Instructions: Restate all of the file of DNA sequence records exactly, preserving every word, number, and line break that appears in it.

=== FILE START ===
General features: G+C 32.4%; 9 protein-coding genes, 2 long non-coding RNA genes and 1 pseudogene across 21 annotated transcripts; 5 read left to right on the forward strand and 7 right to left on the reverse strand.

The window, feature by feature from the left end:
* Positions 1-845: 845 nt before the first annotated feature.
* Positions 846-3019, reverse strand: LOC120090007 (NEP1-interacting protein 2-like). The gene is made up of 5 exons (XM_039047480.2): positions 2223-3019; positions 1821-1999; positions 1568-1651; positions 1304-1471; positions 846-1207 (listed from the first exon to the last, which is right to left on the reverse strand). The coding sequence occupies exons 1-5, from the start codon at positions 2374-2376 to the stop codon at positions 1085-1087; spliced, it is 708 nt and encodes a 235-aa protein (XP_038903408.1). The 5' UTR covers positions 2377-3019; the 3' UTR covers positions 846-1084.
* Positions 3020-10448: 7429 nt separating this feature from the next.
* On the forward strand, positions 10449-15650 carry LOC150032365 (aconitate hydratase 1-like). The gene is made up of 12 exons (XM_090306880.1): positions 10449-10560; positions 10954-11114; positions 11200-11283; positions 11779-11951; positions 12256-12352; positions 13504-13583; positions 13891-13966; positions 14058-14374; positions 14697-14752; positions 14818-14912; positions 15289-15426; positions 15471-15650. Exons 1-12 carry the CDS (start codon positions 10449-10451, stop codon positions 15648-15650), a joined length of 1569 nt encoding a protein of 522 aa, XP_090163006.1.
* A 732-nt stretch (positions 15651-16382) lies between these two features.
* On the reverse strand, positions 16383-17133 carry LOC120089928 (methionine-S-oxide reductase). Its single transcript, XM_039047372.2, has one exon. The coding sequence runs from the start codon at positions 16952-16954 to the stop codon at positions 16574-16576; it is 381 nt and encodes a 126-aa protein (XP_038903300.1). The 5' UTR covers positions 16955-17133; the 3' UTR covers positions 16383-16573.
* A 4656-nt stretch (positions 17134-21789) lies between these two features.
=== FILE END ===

General features: G+C 32.4%; 9 protein-coding genes, 2 long non-coding RNA genes and 1 pseudogene across 21 annotated transcripts; 5 read left to right on the forward strand and 7 right to left on the reverse strand.

The window, feature by feature from the left end:
* Positions 1-845: 845 nt before the first annotated feature.
* Positions 846-3019, reverse strand: LOC120090007 (NEP1-interacting protein 2-like). The gene is made up of 5 exons (XM_039047480.2): positions 2223-3019; positions 1821-1999; positions 1568-1651; positions 1304-1471; positions 846-1207 (listed from the first exon to the last, which is right to left on the reverse strand). The coding sequence occupies exons 1-5, from the start codon at positions 2374-2376 to the stop codon at positions 1085-1087; spliced, it is 708 nt and encodes a 235-aa protein (XP_038903408.1). The 5' UTR covers positions 2377-3019; the 3' UTR covers positions 846-1084.
* Positions 3020-10448: 7429 nt separating this feature from the next.
* On the forward strand, positions 10449-15650 carry LOC150032365 (aconitate hydratase 1-like). The gene is made up of 12 exons (XM_090306880.1): positions 10449-10560; positions 10954-11114; positions 11200-11283; positions 11779-11951; positions 12256-12352; positions 13504-13583; positions 13891-13966; positions 14058-14374; positions 14697-14752; positions 14818-14912; positions 15289-15426; positions 15471-15650. Exons 1-12 carry the CDS (start codon positions 10449-10451, stop codon positions 15648-15650), a joined length of 1569 nt encoding a protein of 522 aa, XP_090163006.1.
* A 732-nt stretch (positions 15651-16382) lies between these two features.
* On the reverse strand, positions 16383-17133 carry LOC120089928 (methionine-S-oxide reductase). Its single transcript, XM_039047372.2, has one exon. The coding sequence runs from the start codon at positions 16952-16954 to the stop codon at positions 16574-16576; it is 381 nt and encodes a 126-aa protein (XP_038903300.1). The 5' UTR covers positions 16955-17133; the 3' UTR covers positions 16383-16573.
* A 4656-nt stretch (positions 17134-21789) lies between these two features.